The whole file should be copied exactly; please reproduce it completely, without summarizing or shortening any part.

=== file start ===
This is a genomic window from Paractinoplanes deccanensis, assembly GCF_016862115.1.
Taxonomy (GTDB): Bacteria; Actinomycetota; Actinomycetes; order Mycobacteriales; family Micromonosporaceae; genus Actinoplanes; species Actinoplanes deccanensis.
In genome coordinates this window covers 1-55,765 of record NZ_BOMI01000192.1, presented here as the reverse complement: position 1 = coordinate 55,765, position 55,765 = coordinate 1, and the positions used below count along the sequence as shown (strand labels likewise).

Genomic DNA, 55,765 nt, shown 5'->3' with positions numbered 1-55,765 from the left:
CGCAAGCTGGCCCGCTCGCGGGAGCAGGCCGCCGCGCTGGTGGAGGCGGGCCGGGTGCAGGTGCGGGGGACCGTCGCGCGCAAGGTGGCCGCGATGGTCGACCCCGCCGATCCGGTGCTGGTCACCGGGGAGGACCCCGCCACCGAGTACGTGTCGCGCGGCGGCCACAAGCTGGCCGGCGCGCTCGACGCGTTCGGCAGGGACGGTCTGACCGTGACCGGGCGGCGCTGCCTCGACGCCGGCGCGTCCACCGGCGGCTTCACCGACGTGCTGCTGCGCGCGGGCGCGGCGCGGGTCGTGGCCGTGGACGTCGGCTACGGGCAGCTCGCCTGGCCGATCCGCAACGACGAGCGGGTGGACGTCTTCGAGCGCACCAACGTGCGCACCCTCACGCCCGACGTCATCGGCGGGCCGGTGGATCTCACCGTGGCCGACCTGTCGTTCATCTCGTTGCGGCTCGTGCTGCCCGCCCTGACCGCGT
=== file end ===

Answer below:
This is a genomic window from Paractinoplanes deccanensis, assembly GCF_016862115.1.
Taxonomy (GTDB): Bacteria; Actinomycetota; Actinomycetes; order Mycobacteriales; family Micromonosporaceae; genus Actinoplanes; species Actinoplanes deccanensis.
In genome coordinates this window covers 1-55,765 of record NZ_BOMI01000192.1, presented here as the reverse complement: position 1 = coordinate 55,765, position 55,765 = coordinate 1, and the positions used below count along the sequence as shown (strand labels likewise).

Genomic DNA, 55,765 nt, shown 5'->3' with positions numbered 1-55,765 from the left:
CGCAAGCTGGCCCGCTCGCGGGAGCAGGCCGCCGCGCTGGTGGAGGCGGGCCGGGTGCAGGTGCGGGGGACCGTCGCGCGCAAGGTGGCCGCGATGGTCGACCCCGCCGATCCGGTGCTGGTCACCGGGGAGGACCCCGCCACCGAGTACGTGTCGCGCGGCGGCCACAAGCTGGCCGGCGCGCTCGACGCGTTCGGCAGGGACGGTCTGACCGTGACCGGGCGGCGCTGCCTCGACGCCGGCGCGTCCACCGGCGGCTTCACCGACGTGCTGCTGCGCGCGGGCGCGGCGCGGGTCGTGGCCGTGGACGTCGGCTACGGGCAGCTCGCCTGGCCGATCCGCAACGACGAGCGGGTGGACGTCTTCGAGCGCACCAACGTGCGCACCCTCACGCCCGACGTCATCGGCGGGCCGGTGGATCTCACCGTGGCCGACCTGTCGTTCATCTCGTTGCGGCTCGTGCTGCCCGCCCTGACCGCGT